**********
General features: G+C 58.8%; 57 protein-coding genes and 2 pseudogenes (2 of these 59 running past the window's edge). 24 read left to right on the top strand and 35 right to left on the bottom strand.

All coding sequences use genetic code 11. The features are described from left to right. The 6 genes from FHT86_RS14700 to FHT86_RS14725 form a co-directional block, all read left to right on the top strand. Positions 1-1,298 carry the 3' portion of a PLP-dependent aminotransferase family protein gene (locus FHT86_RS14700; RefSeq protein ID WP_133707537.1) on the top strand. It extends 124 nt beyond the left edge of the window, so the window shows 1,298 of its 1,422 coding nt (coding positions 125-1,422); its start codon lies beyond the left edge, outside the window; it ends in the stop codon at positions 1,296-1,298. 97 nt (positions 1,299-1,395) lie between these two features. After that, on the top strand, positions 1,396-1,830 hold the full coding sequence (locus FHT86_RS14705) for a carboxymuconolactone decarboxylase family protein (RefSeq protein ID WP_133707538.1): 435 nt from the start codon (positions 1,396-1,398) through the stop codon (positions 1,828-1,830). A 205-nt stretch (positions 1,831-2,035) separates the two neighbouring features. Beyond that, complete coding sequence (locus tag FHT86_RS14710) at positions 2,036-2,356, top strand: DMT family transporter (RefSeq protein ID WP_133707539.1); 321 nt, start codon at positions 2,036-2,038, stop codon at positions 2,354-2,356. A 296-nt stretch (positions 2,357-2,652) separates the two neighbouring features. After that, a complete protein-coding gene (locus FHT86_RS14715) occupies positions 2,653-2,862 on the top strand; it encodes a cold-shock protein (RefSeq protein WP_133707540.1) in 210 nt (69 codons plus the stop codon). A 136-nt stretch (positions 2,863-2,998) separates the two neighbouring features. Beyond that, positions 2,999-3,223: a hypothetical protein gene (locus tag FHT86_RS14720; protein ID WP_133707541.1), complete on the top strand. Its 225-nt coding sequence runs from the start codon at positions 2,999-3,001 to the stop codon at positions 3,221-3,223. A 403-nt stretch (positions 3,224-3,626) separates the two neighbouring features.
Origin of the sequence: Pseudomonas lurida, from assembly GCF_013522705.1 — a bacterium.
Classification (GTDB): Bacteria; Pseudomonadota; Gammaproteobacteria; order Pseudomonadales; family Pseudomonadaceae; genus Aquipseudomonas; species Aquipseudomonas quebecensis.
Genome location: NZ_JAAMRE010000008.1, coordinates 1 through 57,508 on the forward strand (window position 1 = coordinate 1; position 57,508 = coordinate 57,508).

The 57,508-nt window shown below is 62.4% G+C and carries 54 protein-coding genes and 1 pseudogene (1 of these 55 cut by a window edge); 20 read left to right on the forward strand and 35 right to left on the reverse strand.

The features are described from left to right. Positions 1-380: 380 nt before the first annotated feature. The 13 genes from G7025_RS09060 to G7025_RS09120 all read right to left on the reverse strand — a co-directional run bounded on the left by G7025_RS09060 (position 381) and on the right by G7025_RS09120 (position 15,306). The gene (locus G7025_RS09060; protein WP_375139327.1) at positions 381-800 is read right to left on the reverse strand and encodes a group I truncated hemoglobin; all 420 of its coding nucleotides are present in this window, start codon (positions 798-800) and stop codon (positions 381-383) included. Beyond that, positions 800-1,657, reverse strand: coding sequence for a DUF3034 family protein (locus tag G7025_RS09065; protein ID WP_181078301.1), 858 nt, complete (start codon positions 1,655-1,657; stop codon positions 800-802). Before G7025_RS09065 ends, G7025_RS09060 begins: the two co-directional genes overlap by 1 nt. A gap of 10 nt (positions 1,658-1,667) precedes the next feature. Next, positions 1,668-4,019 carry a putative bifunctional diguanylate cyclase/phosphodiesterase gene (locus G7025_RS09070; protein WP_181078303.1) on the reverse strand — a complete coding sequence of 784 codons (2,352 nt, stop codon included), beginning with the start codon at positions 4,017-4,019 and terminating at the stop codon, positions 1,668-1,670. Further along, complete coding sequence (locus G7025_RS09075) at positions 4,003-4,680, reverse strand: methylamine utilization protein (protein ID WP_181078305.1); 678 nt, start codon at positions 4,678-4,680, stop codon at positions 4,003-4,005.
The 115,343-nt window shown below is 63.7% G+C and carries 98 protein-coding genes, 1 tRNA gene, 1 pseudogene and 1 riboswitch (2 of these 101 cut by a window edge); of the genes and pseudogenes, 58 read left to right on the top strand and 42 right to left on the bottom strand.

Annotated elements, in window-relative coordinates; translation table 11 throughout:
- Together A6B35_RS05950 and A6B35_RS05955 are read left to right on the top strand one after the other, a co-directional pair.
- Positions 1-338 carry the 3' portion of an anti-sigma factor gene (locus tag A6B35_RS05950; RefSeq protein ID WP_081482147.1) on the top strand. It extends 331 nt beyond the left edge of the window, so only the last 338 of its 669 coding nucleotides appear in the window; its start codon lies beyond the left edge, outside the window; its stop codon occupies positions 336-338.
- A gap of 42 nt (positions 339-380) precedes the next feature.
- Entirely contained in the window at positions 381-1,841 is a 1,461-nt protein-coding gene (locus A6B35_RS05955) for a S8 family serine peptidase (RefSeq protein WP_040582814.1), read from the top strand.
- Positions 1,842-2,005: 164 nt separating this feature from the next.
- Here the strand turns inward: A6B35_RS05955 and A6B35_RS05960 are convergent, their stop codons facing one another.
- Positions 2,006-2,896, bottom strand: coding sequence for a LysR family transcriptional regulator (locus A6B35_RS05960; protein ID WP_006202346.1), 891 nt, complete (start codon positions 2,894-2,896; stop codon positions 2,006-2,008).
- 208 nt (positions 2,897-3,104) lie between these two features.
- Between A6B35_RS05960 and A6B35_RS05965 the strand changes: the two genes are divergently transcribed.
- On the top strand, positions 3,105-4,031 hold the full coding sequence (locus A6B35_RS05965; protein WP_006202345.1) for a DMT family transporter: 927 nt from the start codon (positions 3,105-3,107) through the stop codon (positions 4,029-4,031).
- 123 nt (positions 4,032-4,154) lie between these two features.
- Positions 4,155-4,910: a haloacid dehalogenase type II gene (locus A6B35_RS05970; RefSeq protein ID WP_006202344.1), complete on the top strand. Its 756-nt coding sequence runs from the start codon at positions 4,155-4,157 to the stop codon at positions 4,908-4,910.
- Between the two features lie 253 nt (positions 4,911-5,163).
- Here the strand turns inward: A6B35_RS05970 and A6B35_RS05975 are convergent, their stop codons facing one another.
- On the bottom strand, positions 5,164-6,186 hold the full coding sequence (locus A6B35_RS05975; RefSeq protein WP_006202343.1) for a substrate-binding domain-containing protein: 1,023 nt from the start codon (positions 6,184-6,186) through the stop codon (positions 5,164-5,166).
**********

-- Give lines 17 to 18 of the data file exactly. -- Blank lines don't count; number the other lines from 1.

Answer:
- 208 nt (positions 2,897-3,104) lie between these two features.
- Between A6B35_RS05960 and A6B35_RS05965 the strand changes: the two genes are divergently transcribed.